The Court disagreed, concluding that plaintiff had failed to allege sufficient facts from which the Court could infer that defendants had actual knowledge of the patent-in-suit at the time they committed the allegedly infringing activities. Monec Holding at 8-9. The Court found that plaintiff’s assumption that defendants would have known about the patent-in-suit based on the litigation activities of their competitors was not enough. Id. at 8. The Court also found that the plaintiff failed to sufficiently allege willful blindness or that the defendants somehow purposefully avoided knowledge of the patent-in-suit. Id. at 12. In addition, on the issue of intent, the Court found that plaintiff’s “conclusory averments” contained no factual support to establish the requisite intent and that marketing activities of the defendants, absent more, do not demonstrate that defendants knew such activities were infringing or that defendants had the specific intent to encourage another’s infringement. Id. at 13. Likewise, on the issue of willful infringement, the Court found that plaintiff failed to sufficiently allege how or why defendants would have known that the patent-in-suit applied to their allegedly infringing activities or that defendants acted in “deliberate disregard” of plaintiff’s rights. Id. at 16.
Judge Stark recently issues a Markman opinion construing the claims of patents related to power conservation in computer systems. In St. Clair Intellectual Prop. Consultants, Inc. v. Acer, Inc., et al., C.A. Nos. 09-354-LPS & 09-704-LPS (D. Del. Aug. 7, 2012), Judge Stark construed the following terms:
- “activity value”
- “activity count”
- “monitors/monitoring the activity level [of the] computer system”
- “activity monitor”
- “powered modes”/“powered states”
- “a power switching circuit”
- “predetermined group of the computer system devices/circuits”
- “operating modes”
- “idle threads”
- “clocking said CPU at a second frequency less than said first frequency or by not maintaining clocking of said CPU”
- “special purpose buses each connected to the processor and to one of the external devices and each operating at a different bus bandwidth corresponding to the bus bandwidth associated with the bus device to which it is connected”
- “common bus connecting the plurality of external bus devices to the plurality of special-purpose buses”
- “A data processing system comprising a processor, .... a plurality of special-purpose buses each connected to the processor, ... and bus processing means”
- “power switching means for selecting one of said supply voltages as said card voltage”
- “when the input data [at least a subset of the input data] has not been recently updated”
Judge Andrews Grants Motion to Dismiss Counterclaims for Unclean Hands and State Law Claims for Deceptive Trade Practices, Tortious Interference and Unfair Competition, But Denies Motion to Dismiss Lanham Act Counterclaim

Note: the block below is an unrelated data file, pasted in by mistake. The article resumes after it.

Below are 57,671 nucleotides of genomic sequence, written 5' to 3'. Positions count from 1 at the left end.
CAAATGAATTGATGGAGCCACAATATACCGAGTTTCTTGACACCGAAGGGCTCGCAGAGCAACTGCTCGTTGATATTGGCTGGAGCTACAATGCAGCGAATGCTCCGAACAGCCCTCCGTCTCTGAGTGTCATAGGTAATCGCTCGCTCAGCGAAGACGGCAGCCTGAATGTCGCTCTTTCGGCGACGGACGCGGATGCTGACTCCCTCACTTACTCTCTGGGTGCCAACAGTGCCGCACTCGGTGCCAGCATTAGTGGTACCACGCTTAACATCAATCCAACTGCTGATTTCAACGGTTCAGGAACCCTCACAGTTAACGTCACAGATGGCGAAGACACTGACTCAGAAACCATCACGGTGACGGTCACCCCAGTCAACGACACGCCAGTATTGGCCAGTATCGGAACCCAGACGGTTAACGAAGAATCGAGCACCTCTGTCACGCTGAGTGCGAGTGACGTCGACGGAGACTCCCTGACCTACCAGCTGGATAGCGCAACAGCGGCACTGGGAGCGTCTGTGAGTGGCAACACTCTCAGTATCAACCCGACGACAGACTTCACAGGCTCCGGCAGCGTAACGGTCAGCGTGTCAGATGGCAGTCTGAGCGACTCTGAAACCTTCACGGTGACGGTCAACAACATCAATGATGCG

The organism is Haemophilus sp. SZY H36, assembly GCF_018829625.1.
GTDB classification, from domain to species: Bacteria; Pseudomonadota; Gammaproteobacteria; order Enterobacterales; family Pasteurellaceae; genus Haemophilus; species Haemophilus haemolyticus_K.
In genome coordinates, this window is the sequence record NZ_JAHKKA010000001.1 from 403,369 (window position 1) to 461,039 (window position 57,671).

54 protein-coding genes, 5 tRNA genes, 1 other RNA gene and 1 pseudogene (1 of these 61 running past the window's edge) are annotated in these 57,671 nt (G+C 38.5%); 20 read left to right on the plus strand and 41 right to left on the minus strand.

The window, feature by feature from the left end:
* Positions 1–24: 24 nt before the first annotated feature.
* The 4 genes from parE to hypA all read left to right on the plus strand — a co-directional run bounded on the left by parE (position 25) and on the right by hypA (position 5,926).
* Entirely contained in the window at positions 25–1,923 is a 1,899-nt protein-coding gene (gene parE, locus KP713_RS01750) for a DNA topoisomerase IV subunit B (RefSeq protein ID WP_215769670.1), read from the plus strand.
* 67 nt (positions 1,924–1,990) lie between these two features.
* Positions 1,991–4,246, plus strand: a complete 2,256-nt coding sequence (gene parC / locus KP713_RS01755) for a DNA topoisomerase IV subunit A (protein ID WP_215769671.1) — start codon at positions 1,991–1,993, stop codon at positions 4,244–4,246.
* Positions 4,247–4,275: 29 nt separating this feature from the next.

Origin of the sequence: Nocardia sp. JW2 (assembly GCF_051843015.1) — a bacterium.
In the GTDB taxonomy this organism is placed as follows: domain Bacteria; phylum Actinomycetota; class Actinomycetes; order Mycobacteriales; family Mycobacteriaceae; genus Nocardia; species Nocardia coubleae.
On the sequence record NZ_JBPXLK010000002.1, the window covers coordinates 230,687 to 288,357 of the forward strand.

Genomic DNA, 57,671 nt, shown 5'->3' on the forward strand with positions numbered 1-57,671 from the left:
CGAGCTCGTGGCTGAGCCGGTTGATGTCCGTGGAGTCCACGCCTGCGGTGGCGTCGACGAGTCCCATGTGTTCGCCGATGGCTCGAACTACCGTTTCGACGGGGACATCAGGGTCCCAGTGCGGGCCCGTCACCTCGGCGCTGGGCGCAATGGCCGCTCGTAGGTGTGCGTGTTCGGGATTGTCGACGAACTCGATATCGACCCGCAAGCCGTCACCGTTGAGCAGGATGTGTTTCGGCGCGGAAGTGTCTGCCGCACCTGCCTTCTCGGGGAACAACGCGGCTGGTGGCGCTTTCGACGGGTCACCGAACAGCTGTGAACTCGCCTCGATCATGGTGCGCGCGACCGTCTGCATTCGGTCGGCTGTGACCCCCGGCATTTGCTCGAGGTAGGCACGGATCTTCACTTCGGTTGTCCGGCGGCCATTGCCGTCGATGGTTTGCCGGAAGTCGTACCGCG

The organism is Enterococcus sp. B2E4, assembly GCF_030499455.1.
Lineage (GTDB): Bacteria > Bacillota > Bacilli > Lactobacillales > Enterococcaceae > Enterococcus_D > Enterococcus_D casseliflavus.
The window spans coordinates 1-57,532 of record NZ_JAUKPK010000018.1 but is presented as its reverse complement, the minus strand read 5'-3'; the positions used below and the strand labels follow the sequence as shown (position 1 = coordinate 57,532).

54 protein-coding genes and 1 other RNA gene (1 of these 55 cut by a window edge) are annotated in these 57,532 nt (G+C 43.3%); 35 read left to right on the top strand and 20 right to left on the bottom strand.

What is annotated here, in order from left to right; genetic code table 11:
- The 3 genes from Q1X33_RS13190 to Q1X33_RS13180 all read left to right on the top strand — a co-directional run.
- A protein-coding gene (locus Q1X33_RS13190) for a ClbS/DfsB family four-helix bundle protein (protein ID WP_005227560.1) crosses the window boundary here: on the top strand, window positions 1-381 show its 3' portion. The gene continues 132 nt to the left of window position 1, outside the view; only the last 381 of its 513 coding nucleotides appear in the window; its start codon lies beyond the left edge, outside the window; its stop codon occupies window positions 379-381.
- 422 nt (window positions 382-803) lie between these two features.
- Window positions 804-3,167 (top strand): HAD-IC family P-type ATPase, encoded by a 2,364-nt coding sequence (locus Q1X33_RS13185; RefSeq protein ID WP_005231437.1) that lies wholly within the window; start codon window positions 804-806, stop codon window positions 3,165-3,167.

In Kimberly-Clark Worldwide, Inc. v. Cardinal Health 200, LLC, C.A. No. 11-1228-RGA (D. Del. July 27, 2012), Judge Andrews recently issued a memorandum order dismissing with prejudice defendant’s unclean hands counterclaim and dismissing without prejudice defendant’s state law counterclaims for deceptive trade practices, tortious interference and unfair competition, but denying plaintiffs’ motion to dismiss defendant’s Lanham Act counterclaim. Id. at 1. Plaintiffs filed suit against defendant for infringement of two patents relating to sterilization products and methods used to sterilize surgical instruments. In its answer to the complaint, defendant denied plaintiffs’ claims for patent infringement, asserting a number of affirmative defenses and counterclaims, including counterclaims for: (a) unclean hands; (b) unfair competition and false advertising under the Lanham Act; (c) deceptive trade practices; (d) tortious interference; and (e) common law unfair competition. Id. at 1. In response, plaintiffs moved to dismiss each of these counterclaims under Rule 12(b)(6) for failure to state a claim. The Court granted the motion in part and denied it in part. In granting the motion to dismiss defendant’s unclean hands counterclaim, the Court found that “unclean hands is more in the nature of an affirmative defense than a separate cause of action” and that is was not a “stand-alone” counterclaim. Id. at 2. In granting the motion to dismiss defendant’s counterclaim for deceptive trade practices, the Court found that the counterclaim was lacking because it failed to assert “at a minimum, a violation of a particular state’s deceptive trade practices act, including allegations of which subsection is violated.” Id. at 7. Similarly, with respect to dismissal of defendant’s state law counterclaims for tortious interference and common law unfair competition, relying on post-Twombly cases, the Court concluded that those counterclaims should be dismissed because they failed to identify a valid business relationship or expectancy and how plaintiffs’ conduct allegedly interfered with that business relationship or expectancy. Id. at 8. On the other hand, in denying the motion to dismiss defendant’s Lanham Act counterclaim, the Court concluded that defendant’s noninfringement allegations provided a “sufficiently detailed foundation for alleging that Plaintiffs’ statements of infringement are false” and that defendant’s allegations regarding sham litigation and whether certain statements are literally false were each issues of fact “best left for summary judgment or trial.” Id. at 4-5. Regarding certain oral statements and allegations that customers have been misled, the Court further concluded that those allegations had been sufficiently pled for purposes of surviving the motion to dismiss. Id. at 6-7.